The odd interview via Skype

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Dear J.T. & Dale: I was recently contacted about a job opportunity and invited to an interview via Skype. I found the experience very odd. The recruiter was firing questions, often asking the next question before I had a chance to answer the last one. They made me a job offer, so it turned out OK, but now I’m wondering, is this the new normal? — BrookeDale_J_T_C

J.T.: Yes, you’ll see a lot more virtual interviewing. You can appreciate the advantages for the interviewer, and for you, too.

DALE: It might be the “new normal,” but there’s nothing normal about it. The job interview you experienced was a faux conversation between two artificial personalities. You were being Interview Brooke, which is, let’s face it, not the real you, and the person you were talking to was playing the role of The Interviewer. Then, here’s my guess as to why it was such an awkward conversation. Many companies now require use of standard sets of questions. The recruiter probably regarded many of them as irrelevant, but nevertheless had to ask them, so he wasn’t listening to your answers. Add in that this was online, rather than in person, and what you have is an awful way to make hiring decisions.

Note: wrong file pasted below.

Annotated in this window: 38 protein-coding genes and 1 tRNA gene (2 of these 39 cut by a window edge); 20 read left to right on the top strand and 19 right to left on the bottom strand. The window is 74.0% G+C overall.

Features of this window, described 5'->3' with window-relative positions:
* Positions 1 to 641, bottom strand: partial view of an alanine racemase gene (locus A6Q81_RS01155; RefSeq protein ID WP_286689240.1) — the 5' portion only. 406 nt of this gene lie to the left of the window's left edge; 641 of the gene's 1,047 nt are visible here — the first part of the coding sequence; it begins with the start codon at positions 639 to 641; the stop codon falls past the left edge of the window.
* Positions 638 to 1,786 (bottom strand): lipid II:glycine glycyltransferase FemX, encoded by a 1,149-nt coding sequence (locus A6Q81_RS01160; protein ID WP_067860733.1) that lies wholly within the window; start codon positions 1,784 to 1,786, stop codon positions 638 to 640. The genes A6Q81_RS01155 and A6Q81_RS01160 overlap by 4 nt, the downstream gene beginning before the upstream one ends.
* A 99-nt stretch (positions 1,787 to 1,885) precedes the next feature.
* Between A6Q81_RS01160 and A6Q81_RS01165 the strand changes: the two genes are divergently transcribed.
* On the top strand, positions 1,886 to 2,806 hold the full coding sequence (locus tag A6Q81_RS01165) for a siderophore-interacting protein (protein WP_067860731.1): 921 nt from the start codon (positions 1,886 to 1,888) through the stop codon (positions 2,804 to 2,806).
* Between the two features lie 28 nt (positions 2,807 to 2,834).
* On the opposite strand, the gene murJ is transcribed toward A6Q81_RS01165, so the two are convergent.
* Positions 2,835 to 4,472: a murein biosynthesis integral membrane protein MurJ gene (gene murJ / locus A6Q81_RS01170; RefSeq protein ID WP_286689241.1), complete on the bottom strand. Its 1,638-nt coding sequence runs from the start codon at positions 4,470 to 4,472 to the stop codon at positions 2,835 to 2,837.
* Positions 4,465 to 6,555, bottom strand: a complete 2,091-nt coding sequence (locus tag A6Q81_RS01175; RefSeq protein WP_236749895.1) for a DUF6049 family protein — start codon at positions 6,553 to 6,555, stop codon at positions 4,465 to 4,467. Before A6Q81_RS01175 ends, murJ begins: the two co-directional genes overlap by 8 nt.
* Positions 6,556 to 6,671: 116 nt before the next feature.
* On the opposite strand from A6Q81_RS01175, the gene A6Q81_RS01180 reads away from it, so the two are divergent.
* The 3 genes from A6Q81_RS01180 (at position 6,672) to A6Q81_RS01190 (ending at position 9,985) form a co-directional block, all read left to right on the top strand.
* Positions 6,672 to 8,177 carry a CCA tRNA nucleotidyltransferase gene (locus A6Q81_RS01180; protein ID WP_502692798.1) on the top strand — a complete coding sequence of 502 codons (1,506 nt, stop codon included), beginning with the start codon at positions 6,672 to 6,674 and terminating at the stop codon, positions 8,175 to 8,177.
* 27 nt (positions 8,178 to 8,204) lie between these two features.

J.T.: Agreed. Skype would more commonly be used for preliminary interviews, or there might be a series of such interviews. So I would be cautious about accepting this offer; research the company and the people. As for future online interviews, I would suggest that you practice. If you search on the Internet, you will find lots of articles offering best practices on how to make a great first impression in an online interview.

DALE: Yes, you no longer simply rehearse having great answers and asking great questions, but you have to consider lighting, backgrounds and the camera angle. And you might want to buy a microphone so they can hear you better than other candidates. Remember, the point of any interview is NOT whether you’re qualified — that was determined from your resume or referral — it’s whether you’re the proverbial “fit.” And that comes down to this: Can they “see” you in the job? Yes, the visuals do matter.


Dear J.T. & Dale: I work for a company with lots of remote employees. Before I got hired, I had a phone interview with six people. I was well-prepared, but I did awful. I couldn’t connect with anyone, and there were uncomfortable silences after hypothetical “if/then” questions. Now I am applying for another job and am facing another phone interview with several people on the call. How can I forget the last time and not choke again? — Daryl

DALE: Here’s the plan: 1. Be hyper-prepared. 2. Bathe first. Let’s start with the second point: Don’t let yourself think negative thoughts about this interview; instead, bathe your mind in great memories — your best job, best colleague, best boss. Make a list. You want to go into the interview smiling. Then, as for being hyper-prepared, get the names of the people on the call and learn what you can about them. Ideally, their pictures will be on the company website or elsewhere online. Print out those photos and add a few bio notes. Then, as you answer questions, talk to those photos and try to use names when you can.